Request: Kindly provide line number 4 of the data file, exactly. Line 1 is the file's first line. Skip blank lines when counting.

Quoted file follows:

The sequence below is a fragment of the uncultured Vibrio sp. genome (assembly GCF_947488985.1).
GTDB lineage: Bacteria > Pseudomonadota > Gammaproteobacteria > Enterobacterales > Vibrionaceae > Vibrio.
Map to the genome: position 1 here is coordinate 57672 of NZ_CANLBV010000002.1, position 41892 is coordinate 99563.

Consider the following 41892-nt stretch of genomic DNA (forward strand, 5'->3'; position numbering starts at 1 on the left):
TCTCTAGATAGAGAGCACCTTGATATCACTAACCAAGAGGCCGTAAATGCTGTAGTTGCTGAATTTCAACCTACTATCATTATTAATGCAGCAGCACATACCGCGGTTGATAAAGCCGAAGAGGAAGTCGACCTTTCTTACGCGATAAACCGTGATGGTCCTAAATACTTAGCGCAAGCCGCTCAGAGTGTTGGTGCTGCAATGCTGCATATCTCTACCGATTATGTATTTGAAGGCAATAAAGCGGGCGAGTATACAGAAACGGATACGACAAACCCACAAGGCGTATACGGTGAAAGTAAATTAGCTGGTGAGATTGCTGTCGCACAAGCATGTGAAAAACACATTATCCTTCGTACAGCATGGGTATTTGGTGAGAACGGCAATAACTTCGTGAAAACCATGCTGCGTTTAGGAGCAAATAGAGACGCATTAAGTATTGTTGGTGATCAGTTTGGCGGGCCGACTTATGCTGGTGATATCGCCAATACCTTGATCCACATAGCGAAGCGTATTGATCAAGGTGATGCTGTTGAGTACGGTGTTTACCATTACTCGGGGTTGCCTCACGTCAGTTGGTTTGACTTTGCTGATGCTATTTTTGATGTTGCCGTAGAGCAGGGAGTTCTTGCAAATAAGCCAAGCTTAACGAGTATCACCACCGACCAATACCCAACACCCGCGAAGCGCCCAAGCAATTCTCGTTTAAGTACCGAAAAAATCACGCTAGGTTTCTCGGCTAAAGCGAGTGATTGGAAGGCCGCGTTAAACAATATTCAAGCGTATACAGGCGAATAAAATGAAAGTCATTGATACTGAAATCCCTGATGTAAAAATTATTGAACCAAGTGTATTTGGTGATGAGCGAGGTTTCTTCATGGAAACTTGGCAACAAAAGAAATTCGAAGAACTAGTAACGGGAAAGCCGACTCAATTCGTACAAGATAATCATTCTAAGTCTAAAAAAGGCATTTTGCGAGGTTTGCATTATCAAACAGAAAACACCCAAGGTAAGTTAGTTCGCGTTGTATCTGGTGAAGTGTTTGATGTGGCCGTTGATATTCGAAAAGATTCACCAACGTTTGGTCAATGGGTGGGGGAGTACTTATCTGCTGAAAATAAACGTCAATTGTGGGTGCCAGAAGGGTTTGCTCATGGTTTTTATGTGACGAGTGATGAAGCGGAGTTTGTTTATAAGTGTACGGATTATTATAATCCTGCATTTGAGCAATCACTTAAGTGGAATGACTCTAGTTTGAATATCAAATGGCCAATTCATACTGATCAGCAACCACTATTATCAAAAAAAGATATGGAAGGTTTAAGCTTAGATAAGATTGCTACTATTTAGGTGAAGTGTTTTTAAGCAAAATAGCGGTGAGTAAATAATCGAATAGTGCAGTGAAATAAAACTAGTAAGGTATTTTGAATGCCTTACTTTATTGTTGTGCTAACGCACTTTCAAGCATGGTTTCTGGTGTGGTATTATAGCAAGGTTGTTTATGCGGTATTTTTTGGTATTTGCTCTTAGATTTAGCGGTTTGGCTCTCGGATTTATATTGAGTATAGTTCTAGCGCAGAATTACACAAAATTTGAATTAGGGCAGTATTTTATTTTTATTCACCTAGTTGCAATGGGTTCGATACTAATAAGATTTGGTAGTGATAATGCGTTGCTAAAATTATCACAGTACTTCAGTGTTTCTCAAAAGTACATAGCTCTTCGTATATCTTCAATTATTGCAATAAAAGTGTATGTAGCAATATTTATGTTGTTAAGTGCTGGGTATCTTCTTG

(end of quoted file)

Consider the following 41892-nt stretch of genomic DNA (forward strand, 5'->3'; position numbering starts at 1 on the left):